I grew up in a culture where people do not just quit because something is boring or tiring.  We try to make something boring or tiring interesting.  That is how we challenge ourselves.  Besides low suicide rate, our material culture can attest to that.  Our famous mode of transportation we call "dyip' (jeepney) is anything but boring.  It comes with its own colors, graphics, styles, statements, etc.  It has been said that no two jeepneys are alike. There are jeepneys that become moving spaces for religion, pornography, literature, politics, business, and yes, visual arts.  The most basic coping mechanism I learned is to fight boredom by making it interesting not quitting or changing path altogether.  That, I think, is because of my culture that sees quitters as losers who should lose respect.

A poem about boredom:

The Crackling

After these,

My last ones,

What shall I do?

Should I trace the veins of the roses 

Or connect the blinking stars?

Should I look for the lost penny

Or watch the cleaning infomercials?

Should I count the even backwards

Or recite the long prayer with no end?

Should I touch the stucco walls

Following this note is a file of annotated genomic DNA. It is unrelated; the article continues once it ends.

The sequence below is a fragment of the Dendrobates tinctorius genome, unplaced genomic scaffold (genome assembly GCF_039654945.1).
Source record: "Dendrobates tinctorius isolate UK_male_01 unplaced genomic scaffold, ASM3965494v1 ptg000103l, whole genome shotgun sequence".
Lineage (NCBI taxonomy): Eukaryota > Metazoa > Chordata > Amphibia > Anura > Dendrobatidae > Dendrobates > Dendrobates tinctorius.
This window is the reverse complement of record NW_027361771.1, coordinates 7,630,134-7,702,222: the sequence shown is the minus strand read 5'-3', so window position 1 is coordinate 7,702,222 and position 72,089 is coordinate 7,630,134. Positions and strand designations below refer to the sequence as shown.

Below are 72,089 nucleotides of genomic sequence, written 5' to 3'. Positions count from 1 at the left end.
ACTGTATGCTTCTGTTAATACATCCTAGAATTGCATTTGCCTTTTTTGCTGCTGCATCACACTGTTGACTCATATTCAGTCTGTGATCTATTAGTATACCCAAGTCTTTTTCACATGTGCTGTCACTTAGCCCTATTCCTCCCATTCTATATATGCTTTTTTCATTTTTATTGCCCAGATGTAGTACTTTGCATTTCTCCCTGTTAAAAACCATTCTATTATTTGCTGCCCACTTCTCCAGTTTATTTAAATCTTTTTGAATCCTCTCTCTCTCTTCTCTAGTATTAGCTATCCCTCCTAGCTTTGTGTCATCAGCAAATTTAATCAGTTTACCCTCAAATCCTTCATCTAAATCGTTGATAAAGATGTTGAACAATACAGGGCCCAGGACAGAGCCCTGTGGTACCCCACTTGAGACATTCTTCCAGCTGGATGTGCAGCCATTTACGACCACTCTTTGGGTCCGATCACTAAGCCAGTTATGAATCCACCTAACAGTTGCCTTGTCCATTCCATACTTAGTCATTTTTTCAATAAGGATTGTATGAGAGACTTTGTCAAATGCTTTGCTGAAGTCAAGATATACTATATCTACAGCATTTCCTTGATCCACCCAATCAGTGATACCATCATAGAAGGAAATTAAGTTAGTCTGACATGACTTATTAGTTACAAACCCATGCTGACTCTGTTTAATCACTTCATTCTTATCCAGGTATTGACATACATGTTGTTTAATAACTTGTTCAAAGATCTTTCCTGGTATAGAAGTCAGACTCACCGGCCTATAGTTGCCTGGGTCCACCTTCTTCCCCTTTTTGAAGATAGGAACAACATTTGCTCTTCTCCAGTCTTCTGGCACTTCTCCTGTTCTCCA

Or run my fingers on the wood grains?

Should I smell the old gas oven

Or pick the drying leaves of cilantro?

Should I google my complete name

Or just read the thick yellow pages?

Should I eat the rice krispies one by one

Or search the whole pepper in my pasta?

Should I read the book about extinct birds

Or imagine the azure or emerald ocean? 

What Shall I do

After popping these?

Pfft! Pfft! Pfft!

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Comment by Todd Gardner on March 15, 2012 at 2:55am

Boredom is often a symptom rather than a cause.  Challage will only combat "boredom" if it is accompanied by hope.  As we live out our lives and chase our dreams, we are often forced to choose one dream over another (ie. your sister is not a geologist, she's a doctor).  Not always do people make the choise that is best for them as an individual.  We often sacrifice our desires (or dreams) for spouses or children.  When we sacrifice ourselves it is often considered selfless and a good measure of a man/woman.  However, if those we made sacrifices for, forget or dispise or dishonor the selfless act; resentment and dispair will slowly erode the heart of the person we thought to be heroic.  When a person no longer has a dream to chase, or that dream becomes a person who does not what to be a goal or a dream, what then motivates that person to continue when things are hopeless. Why then should this person strive?  Why push hard to chase the result of a poor decision.  Many will wallow in the sorrow.  But other will choose to find a new goal and new dream, or go and chase a dream that had been abandoned by past choises.